ONE of the nation’s most challenging scientific endeavors of the past two decades has been the National Nuclear Security Administration’s (NNSA’s) Stockpile Stewardship Program, the science-based effort to ensure the safety, security, reliability, and effectiveness of the nation’s nuclear weapons without additional explosive nuclear testing. The program’s outstanding success has been due in large part to the enduring expertise of stockpile stewards at the three NNSA national security laboratories—Lawrence Livermore, Los Alamos, and Sandia national laboratories—in addition to the extraordinary capabilities of high-performance computing and the unsurpassed experimental research facilities maintained by NNSA.
Lawrence Livermore’s National Ignition Facility (NIF), the largest and most energetic laser in the world, is NNSA’s preeminent high-energy-density (HED) stockpile stewardship experimental facility. For a few millionths of a second, NIF’s 192 lasers duplicate the same temperatures, densities, and pressures found in the interiors of stars and planets and detonating nuclear explosives.
Even before NIF began operation in 2010, researchers recognized that in addition to stockpile stewardship, fusion energy research, and national security applications, NIF would be invaluable in advancing fundamental HED science and that a portion of experimental time should be devoted to such research. As a result, Lawrence Livermore launched an experimental research effort that evolved into the Discovery Science Program in 2014. This program enables scientists from academic institutions and government laboratories from within the United States and abroad to perform HED experiments under conditions that only NIF can generate. These experiments include studies of material properties, hydrodynamics, and the interactions of intense radiation fields with matter. As described in the feature article, Laser Experiments Illuminate the Cosmos, the studies have direct applications to disciplines such as astrophysics and planetary physics.
Approximately 8 percent of NIF shots are dedicated to the Discovery Science Program. Thanks to a concerted effort to increase operational efficiency, NIF scientists are currently conducting more than 400 shots a year—more than doubling the annual number of shots from only three years ago. This achievement makes more shots available for Discovery Science experiments than ever.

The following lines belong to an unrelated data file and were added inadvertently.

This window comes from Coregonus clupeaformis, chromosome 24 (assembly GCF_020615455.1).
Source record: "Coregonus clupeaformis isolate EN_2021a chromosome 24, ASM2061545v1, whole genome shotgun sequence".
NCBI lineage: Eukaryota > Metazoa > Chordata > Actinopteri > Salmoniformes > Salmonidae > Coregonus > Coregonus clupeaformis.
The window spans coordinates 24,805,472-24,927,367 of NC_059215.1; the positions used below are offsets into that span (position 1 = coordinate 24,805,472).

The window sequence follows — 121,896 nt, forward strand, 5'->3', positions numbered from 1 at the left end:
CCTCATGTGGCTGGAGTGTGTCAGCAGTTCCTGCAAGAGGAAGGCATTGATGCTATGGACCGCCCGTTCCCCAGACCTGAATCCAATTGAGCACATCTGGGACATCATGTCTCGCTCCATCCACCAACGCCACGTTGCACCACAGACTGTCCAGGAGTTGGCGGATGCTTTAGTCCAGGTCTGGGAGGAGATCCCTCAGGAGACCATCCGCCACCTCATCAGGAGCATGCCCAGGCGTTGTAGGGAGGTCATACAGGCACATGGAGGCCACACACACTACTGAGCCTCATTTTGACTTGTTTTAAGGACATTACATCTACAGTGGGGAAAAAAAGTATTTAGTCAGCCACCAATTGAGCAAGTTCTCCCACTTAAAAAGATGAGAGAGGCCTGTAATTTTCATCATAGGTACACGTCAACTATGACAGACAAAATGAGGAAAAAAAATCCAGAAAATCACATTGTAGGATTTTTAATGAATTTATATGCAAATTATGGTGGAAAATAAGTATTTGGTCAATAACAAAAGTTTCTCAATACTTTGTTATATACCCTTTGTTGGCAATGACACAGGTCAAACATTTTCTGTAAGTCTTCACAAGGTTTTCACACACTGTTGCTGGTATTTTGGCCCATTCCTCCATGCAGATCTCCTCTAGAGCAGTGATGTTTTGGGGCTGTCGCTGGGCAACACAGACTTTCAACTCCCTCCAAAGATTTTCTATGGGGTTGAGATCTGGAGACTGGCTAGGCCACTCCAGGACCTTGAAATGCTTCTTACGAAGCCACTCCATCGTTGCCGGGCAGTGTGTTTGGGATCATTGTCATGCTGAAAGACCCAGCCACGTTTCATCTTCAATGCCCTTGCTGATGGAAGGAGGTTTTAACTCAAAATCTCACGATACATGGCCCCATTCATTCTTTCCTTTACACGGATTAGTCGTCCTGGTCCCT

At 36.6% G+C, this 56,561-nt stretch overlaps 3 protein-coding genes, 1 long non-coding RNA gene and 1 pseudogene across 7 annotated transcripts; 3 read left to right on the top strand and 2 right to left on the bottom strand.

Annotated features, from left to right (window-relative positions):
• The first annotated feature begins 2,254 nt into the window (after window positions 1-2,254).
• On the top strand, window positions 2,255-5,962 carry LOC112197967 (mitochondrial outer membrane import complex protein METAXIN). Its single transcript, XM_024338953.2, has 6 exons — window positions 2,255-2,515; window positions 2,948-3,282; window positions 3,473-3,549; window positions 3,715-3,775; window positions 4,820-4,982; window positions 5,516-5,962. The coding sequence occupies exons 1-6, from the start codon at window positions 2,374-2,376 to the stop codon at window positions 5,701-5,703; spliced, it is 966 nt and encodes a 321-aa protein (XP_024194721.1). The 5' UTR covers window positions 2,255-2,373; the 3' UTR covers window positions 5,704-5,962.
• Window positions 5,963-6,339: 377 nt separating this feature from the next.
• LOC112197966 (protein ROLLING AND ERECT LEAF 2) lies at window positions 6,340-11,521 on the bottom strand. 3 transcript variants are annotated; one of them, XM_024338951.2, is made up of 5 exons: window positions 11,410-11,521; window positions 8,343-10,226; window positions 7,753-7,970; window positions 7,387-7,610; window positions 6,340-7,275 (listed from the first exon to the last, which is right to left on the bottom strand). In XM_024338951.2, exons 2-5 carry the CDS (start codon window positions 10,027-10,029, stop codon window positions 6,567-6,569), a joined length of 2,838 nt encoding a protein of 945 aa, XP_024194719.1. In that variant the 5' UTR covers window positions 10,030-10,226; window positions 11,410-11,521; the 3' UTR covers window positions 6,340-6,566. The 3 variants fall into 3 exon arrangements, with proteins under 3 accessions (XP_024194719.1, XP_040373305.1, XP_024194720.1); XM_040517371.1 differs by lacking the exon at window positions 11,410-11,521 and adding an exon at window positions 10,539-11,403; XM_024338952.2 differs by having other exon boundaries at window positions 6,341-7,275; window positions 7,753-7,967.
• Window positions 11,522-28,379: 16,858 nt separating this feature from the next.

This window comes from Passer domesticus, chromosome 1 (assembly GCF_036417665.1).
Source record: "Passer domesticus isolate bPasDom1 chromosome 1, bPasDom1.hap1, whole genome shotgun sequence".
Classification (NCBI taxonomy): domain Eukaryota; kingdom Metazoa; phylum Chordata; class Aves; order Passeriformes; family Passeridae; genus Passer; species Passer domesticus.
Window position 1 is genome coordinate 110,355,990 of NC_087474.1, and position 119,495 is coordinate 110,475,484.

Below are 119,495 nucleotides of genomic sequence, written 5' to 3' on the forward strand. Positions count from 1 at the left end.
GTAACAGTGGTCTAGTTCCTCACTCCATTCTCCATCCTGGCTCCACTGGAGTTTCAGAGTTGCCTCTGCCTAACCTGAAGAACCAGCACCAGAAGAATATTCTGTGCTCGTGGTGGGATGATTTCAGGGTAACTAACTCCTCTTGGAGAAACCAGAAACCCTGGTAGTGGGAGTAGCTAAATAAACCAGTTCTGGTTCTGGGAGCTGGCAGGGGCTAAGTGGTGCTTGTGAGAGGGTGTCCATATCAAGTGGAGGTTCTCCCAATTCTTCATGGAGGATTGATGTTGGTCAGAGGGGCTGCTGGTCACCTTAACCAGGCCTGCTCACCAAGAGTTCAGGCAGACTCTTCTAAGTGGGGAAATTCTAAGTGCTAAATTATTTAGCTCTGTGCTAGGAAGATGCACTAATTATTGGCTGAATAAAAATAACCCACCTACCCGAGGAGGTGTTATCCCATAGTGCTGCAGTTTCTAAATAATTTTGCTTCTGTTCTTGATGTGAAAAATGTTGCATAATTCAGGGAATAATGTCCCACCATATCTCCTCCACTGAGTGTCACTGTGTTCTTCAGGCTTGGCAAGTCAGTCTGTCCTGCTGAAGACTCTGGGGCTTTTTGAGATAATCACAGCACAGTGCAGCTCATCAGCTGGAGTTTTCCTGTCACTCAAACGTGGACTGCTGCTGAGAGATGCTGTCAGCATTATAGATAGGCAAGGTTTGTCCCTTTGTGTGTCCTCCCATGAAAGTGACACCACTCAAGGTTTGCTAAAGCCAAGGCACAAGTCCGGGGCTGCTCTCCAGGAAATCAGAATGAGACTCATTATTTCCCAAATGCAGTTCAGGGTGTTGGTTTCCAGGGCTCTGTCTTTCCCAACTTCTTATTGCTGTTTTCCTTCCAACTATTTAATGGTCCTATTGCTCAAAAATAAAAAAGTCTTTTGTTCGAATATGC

Competition for time on NIF is keen. Out of 26 proposals received this year, only about 6 will be accepted for shot time in fiscal year 2018. Once a proposal has been accepted, NIF scientists provide feedback on all aspects of the experimental design. Because every experiment is unique, experts in a broad array of fields—including target fabrication, laser configuration, and diagnostics—typically become involved to help guide the researchers. Teams often conduct preparatory experiments at Livermore’s Jupiter Laser Facility or at the Omega laser at the University of Rochester’s Laboratory for Laser Energetics.
NIF’s Discovery Science experimenters bring with them new ideas for experimental techniques, targets, and diagnostics, and their enthusiasm is infectious. Stockpile stewardship scientists at Livermore sometimes join a Discovery Science team, gaining the opportunity to publish their findings in the open literature, strengthen ties with colleagues in academia and other national laboratories, and keep current with the latest scientific discoveries all over the world.
Discovery Science experimenters often include young scientists who are among the best and the brightest researchers of their generation. These talented people are a natural pipeline for future stockpile stewards, and in fact so far about 10 young researchers from Discovery Science projects have been hired by the NNSA national security laboratories. Many other Discovery Science researchers form long-lasting relationships with Livermore colleagues. They can often be found on academic “red teams” charged with evaluating the Laboratory’s scientific findings and experimental approaches.
Lawrence Livermore is excited to be helping grow the international HED community. One important element is the NIF User Group, to which more than 500 scientists around the world belong. In February 2016, the annual NIF User Group meeting took place here, bringing together nearly 180 people from around the world, including 41 graduate students and postdoctoral researchers.
Thanks to NIF, the Laboratory is expertly assessing the nuclear stockpile and re-creating remote parts of the universe with experiments once considered impossible. National security—and fundamental science—are indeed fortunate to have such an extraordinarily powerful and versatile facility.